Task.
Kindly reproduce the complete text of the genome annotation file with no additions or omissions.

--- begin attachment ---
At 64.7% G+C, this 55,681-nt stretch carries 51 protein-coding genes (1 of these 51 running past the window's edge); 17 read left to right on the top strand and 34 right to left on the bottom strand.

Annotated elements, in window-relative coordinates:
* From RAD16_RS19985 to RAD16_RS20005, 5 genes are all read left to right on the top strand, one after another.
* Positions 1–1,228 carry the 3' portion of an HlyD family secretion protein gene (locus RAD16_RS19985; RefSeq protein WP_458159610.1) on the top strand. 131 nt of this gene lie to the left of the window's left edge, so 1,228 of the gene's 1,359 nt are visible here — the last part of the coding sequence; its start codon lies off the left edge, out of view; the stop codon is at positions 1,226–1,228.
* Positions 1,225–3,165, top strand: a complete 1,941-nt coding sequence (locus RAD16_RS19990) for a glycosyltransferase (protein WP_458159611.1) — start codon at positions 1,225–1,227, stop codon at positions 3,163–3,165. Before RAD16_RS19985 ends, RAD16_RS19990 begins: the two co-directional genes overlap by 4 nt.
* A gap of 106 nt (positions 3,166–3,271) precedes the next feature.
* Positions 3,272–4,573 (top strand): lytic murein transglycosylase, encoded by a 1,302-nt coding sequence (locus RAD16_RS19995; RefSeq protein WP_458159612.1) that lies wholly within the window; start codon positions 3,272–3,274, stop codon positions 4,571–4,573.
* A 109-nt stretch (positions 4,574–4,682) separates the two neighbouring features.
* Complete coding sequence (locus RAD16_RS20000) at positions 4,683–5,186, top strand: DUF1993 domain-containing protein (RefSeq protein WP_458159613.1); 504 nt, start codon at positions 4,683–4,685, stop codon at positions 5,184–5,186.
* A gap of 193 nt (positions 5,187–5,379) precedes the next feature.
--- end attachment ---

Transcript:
At 64.7% G+C, this 55,681-nt stretch carries 51 protein-coding genes (1 of these 51 running past the window's edge); 17 read left to right on the top strand and 34 right to left on the bottom strand.

Annotated elements, in window-relative coordinates:
* From RAD16_RS19985 to RAD16_RS20005, 5 genes are all read left to right on the top strand, one after another.
* Positions 1–1,228 carry the 3' portion of an HlyD family secretion protein gene (locus RAD16_RS19985; RefSeq protein WP_458159610.1) on the top strand. 131 nt of this gene lie to the left of the window's left edge, so 1,228 of the gene's 1,359 nt are visible here — the last part of the coding sequence; its start codon lies off the left edge, out of view; the stop codon is at positions 1,226–1,228.
* Positions 1,225–3,165, top strand: a complete 1,941-nt coding sequence (locus RAD16_RS19990) for a glycosyltransferase (protein WP_458159611.1) — start codon at positions 1,225–1,227, stop codon at positions 3,163–3,165. Before RAD16_RS19985 ends, RAD16_RS19990 begins: the two co-directional genes overlap by 4 nt.
* A gap of 106 nt (positions 3,166–3,271) precedes the next feature.
* Positions 3,272–4,573 (top strand): lytic murein transglycosylase, encoded by a 1,302-nt coding sequence (locus RAD16_RS19995; RefSeq protein WP_458159612.1) that lies wholly within the window; start codon positions 3,272–3,274, stop codon positions 4,571–4,573.
* A 109-nt stretch (positions 4,574–4,682) separates the two neighbouring features.
* Complete coding sequence (locus RAD16_RS20000) at positions 4,683–5,186, top strand: DUF1993 domain-containing protein (RefSeq protein WP_458159613.1); 504 nt, start codon at positions 4,683–4,685, stop codon at positions 5,184–5,186.
* A gap of 193 nt (positions 5,187–5,379) precedes the next feature.